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Hello!

I just purchased a 2018 Flagstaff e-pro and am considering using my 2020 outback limited 2.5i as a towing vehicle for it. Before i invest in getting a hitch set up, I'd like to get some feedback from you all.

The trailer's details are as follows, more info can be found using the below link:

2018 Flagstaff by Forest River E-Pro Series E14FK Prices


Base Weight (lbs / kg)
2022 / 917.2
Carrying Capacity (lbs / kg)
895 / 406
Hitch Weight (lbs / kg)
277 / 125.6


I know I'm cutting it close with the vehicles towing capacity at 2700lbs, I would definitely be traveling without liquids and with a majority of the cargo in the outback rather than the trailer. if I was to tow the trailer with the outback it would mainly be from San Diego to Mammoth, a 6.5 hour drive with minimal steep grades. I have no problem driving slow and taking my time. My fear is that I may cause some damage to the engine or that my gas mileage may be god awful...

The trailer does have electric breaks so I will make sure that the outback is set up to utilize them, i also think I may get some sway control bars?

Lastly, this is a hypothetical, but would the XT model of the outback (2020/21) be able to tow this with ease?

thanks for your feedback!
 

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Hi,

I think you've made your homework. As a rule of thumb 10% of the trailer weight is putted to the hitch, and added to the payload of the car. So it's to your advantage to put cargo in the trailer instead inside of the car, because only 10% of that weight will be added to your Outback. Other important thing to know, always put the load in the front of the trailer. This Uhaul video will explain the law of physic better than me:

Have fun


Hello!

I just purchased a 2018 Flagstaff e-pro and am considering using my 2020 outback limited 2.5i as a towing vehicle for it. Before i invest in getting a hitch set up, I'd like to get some feedback from you all.

The trailer's details are as follows, more info can be found using the below link:

2018 Flagstaff by Forest River E-Pro Series E14FK Prices


Base Weight (lbs / kg)
2022 / 917.2
Carrying Capacity (lbs / kg)
895 / 406
Hitch Weight (lbs / kg)
277 / 125.6


I know I'm cutting it close with the vehicles towing capacity at 2700lbs, I would definitely be traveling without liquids and with a majority of the cargo in the outback rather than the trailer. if I was to tow the trailer with the outback it would mainly be from San Diego to Mammoth, a 6.5 hour drive with minimal steep grades. I have no problem driving slow and taking my time. My fear is that I may cause some damage to the engine or that my gas mileage may be god awful...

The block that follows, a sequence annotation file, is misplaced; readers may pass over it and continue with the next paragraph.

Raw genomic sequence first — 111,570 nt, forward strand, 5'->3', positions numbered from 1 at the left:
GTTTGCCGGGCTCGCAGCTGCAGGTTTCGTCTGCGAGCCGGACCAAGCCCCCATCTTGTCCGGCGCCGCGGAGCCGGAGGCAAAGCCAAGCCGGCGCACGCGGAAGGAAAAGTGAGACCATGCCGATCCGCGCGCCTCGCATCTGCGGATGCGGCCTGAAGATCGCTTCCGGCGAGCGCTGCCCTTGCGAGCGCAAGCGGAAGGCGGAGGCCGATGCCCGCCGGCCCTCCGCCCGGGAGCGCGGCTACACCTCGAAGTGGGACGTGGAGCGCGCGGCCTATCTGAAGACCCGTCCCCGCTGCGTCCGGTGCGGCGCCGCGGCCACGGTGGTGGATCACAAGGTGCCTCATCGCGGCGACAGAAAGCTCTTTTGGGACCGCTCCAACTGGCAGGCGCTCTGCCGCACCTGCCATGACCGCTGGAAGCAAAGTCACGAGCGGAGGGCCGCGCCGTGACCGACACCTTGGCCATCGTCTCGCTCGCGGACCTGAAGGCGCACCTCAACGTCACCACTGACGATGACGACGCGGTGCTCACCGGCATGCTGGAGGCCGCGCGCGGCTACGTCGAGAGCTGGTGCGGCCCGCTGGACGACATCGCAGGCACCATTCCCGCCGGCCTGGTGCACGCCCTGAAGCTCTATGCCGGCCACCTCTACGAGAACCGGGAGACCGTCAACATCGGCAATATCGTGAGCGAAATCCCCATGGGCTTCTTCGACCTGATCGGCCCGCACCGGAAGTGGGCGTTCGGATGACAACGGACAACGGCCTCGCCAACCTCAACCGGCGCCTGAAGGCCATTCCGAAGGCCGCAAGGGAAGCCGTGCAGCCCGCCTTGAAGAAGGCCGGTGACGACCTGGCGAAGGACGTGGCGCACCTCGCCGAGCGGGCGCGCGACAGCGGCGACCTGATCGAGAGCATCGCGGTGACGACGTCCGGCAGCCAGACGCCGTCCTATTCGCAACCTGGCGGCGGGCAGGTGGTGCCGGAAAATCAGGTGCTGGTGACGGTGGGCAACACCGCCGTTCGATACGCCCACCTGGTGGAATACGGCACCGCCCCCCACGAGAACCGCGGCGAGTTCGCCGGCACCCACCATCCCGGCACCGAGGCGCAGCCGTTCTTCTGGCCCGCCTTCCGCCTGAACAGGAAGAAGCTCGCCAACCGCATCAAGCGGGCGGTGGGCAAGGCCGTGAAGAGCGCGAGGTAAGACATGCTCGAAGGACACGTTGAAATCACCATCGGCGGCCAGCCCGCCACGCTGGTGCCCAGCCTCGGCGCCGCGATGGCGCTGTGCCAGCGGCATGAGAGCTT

The trailer does have electric breaks so I will make sure that the outback is set up to utilize them, i also think I may get some sway control bars?

Lastly, this is a hypothetical, but would the XT model of the outback (2020/21) be able to tow this with ease?

thanks for your feedback!
 

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2020 Limited XT
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58 Posts
Personally, I wouldn’t. With 2000 lbs already in dry weight—assuming that dry weight is even accurate, which it very rarely is; in reality, trailers usually weigh in higher than spec--you’re likely to be running very close to your overall capacity. Additionally, if hitch weight is already 277 with absolutely nothing on it, it’s likely to be well over 300 and possibly over 350 once loaded properly. Any tongue weight must be subtracted from the vehicle’s payload of 900 pounds (including passengers), plus cargo adds even more weight to the rear axle, so putting stuff in the car instead of the trailer isn‘t necessarily a good solution.

And sway control bars are a no-no on most unibody vehicles, including Subaru.

I’m not particularly fond of the XT versus my previous 3.6r, but I bought it to tow a trailer with a verified dry weight that’s almost 200 pounds less than yours, one that I personally have weighed the tongue on so I know exactly what I’m putting on the hitch (and I will continue to do so regularly). The higher torque and extra horsepower make it better suited to towing than the 2.5, and the higher towing weight limits mean I can stay below them without a lot of extra work.
 

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I was looking at converting a 6x10 enclosed cargo trailer

The dry weight is 1080. Aluminum frame.

Bed, lights, basic power system and a simple kitchen should keep the weight under 2000

However.... I just look at it and think I can't tow that without a truck...... ;)
 
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